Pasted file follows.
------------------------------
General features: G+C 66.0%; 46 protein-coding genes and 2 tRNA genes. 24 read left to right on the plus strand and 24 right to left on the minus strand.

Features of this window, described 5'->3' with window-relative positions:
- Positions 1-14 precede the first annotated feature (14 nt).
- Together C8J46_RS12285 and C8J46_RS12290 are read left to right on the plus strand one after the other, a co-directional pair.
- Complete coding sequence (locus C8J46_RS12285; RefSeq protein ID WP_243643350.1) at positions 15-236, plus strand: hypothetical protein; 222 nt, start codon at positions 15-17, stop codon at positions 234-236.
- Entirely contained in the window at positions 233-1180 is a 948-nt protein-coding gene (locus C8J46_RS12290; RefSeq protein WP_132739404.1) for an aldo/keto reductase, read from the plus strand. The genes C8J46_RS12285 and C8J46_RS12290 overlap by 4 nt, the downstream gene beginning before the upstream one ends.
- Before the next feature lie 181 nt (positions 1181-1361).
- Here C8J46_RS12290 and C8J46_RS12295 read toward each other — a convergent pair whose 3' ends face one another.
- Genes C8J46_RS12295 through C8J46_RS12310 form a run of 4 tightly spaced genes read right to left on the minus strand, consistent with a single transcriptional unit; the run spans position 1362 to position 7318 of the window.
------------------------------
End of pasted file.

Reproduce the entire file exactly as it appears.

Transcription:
General features: G+C 66.0%; 46 protein-coding genes and 2 tRNA genes. 24 read left to right on the plus strand and 24 right to left on the minus strand.

Features of this window, described 5'->3' with window-relative positions:
- Positions 1-14 precede the first annotated feature (14 nt).
- Together C8J46_RS12285 and C8J46_RS12290 are read left to right on the plus strand one after the other, a co-directional pair.
- Complete coding sequence (locus C8J46_RS12285; RefSeq protein ID WP_243643350.1) at positions 15-236, plus strand: hypothetical protein; 222 nt, start codon at positions 15-17, stop codon at positions 234-236.
- Entirely contained in the window at positions 233-1180 is a 948-nt protein-coding gene (locus C8J46_RS12290; RefSeq protein WP_132739404.1) for an aldo/keto reductase, read from the plus strand. The genes C8J46_RS12285 and C8J46_RS12290 overlap by 4 nt, the downstream gene beginning before the upstream one ends.
- Before the next feature lie 181 nt (positions 1181-1361).
- Here C8J46_RS12290 and C8J46_RS12295 read toward each other — a convergent pair whose 3' ends face one another.
- Genes C8J46_RS12295 through C8J46_RS12310 form a run of 4 tightly spaced genes read right to left on the minus strand, consistent with a single transcriptional unit; the run spans position 1362 to position 7318 of the window.